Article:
Jobless and factory data, while Fed buys

By Chris Reese

NEW YORK (BestGrowthStock) – Expectations that data on Thursday will show a decline in first-time weekly jobless claims and a rise in manufacturing activity is likely to drag on bond prices.

With Treasury debt yields at comparatively low levels, some analysts said the risk overall is for lower bond prices.

“I view the great bull market in bonds to be approaching a speculative blow-off, and I am increasingly of the view that shorting the U.S. bond market will be the trade of the decade,” said Doug Kass, a fund manager at Seabreeze Partners in Palm Beach, Florida.

Initial claims for jobless benefits for the week ended August 14 are expected to have fallen to 476,000 from 484,000 the week previous, according to the median of forecasts from analysts polled by Reuters.

While still alarmingly high, a reduction in the level of claims would at least be a hopeful step that high U.S. unemployment may be in retreat.

“The trend seems to be downward, and that should be evident now that we are past the chaos caused by the retooling shutdowns in the auto sector,” said Carl Weinberg, chief economist at High Frequency Economics in Rhinebeck, New York.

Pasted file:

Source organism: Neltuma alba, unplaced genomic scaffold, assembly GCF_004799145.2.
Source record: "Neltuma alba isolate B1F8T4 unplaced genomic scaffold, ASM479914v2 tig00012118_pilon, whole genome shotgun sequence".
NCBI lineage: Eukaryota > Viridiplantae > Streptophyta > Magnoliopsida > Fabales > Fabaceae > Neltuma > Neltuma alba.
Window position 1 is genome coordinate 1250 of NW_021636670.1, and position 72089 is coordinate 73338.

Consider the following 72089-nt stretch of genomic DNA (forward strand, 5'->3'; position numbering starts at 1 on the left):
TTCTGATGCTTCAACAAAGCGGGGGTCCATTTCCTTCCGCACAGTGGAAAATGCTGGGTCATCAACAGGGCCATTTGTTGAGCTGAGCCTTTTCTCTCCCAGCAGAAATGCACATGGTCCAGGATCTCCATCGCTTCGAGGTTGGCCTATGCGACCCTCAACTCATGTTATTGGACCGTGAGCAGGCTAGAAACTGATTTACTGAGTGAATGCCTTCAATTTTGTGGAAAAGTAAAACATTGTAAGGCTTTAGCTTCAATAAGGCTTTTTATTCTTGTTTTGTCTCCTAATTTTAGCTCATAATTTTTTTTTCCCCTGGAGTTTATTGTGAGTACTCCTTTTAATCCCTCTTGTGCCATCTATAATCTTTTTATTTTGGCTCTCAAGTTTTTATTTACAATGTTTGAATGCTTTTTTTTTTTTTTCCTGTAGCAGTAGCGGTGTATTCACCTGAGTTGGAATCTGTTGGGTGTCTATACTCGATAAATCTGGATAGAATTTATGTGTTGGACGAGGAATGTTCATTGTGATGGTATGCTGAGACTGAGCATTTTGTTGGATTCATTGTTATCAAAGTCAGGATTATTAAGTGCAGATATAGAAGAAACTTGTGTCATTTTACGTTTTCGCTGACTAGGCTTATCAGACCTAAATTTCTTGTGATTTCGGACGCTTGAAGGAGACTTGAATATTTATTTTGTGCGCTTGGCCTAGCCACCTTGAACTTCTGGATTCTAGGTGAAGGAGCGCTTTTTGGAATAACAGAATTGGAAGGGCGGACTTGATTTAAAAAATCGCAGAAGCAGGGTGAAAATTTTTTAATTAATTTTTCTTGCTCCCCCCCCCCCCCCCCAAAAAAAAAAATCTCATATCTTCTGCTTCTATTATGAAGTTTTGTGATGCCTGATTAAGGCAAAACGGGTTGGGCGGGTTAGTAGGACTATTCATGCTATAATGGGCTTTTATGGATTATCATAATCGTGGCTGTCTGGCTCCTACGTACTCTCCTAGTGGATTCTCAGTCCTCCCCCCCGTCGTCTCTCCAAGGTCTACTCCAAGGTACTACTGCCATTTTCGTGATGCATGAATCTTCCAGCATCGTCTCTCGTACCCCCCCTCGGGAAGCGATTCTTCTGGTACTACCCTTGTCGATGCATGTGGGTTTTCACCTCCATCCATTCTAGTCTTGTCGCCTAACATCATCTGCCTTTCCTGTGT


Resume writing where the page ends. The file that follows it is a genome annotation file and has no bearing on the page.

In addition, a gauge of factory activity in the U.S. Mid-Atlantic region could offer a clue as to whether manufacturing, which has been one of the key drivers of the economic recovery, is sputtering.

The Philadelphia Federal Reserve Bank’s business activity index is expected to rise to 7.0 for August from 5.1 in July. Any reading above zero indicates expansion in the region’s manufacturing.

Meanwhile, the Treasury will announce the sizes of next week’s auctions of two-year, five-year, and seven-year notes, along with reopened 30-year Treasury inflation protected securities.

Analysts expect the total size of the issuance to be in the $107 billion to $108 billion area.

Some worried that with two-year note yields hovering near record lows at 0.51 percent, investors may be reluctant to pay up for them in next Tuesday’s auction unless prices are whittled lower.

“Our sense is that twos are reaching a point where interest will begin to wane unless concessions are made in the coming days,” said Michael Cloherty, head of U.S. rates strategy at RBC Capital Markets in New York.

While the Treasury is set to announce the size of next week’s sales, the Fed will be out buying Treasuries on Thursday, targeting maturities ranging from August 2016 through August 2020.

The purchase will be the second of the central bank’s program to buy U.S. government debt using funding from maturing mortgage securities it holds, in an effort to maintain the size of its balance sheet.

The central bank has said it intends to buy about $18 billion of Treasuries from mid-August through mid-September.

(Editing by Leslie Adler)

Jobless and factory data, while Fed buys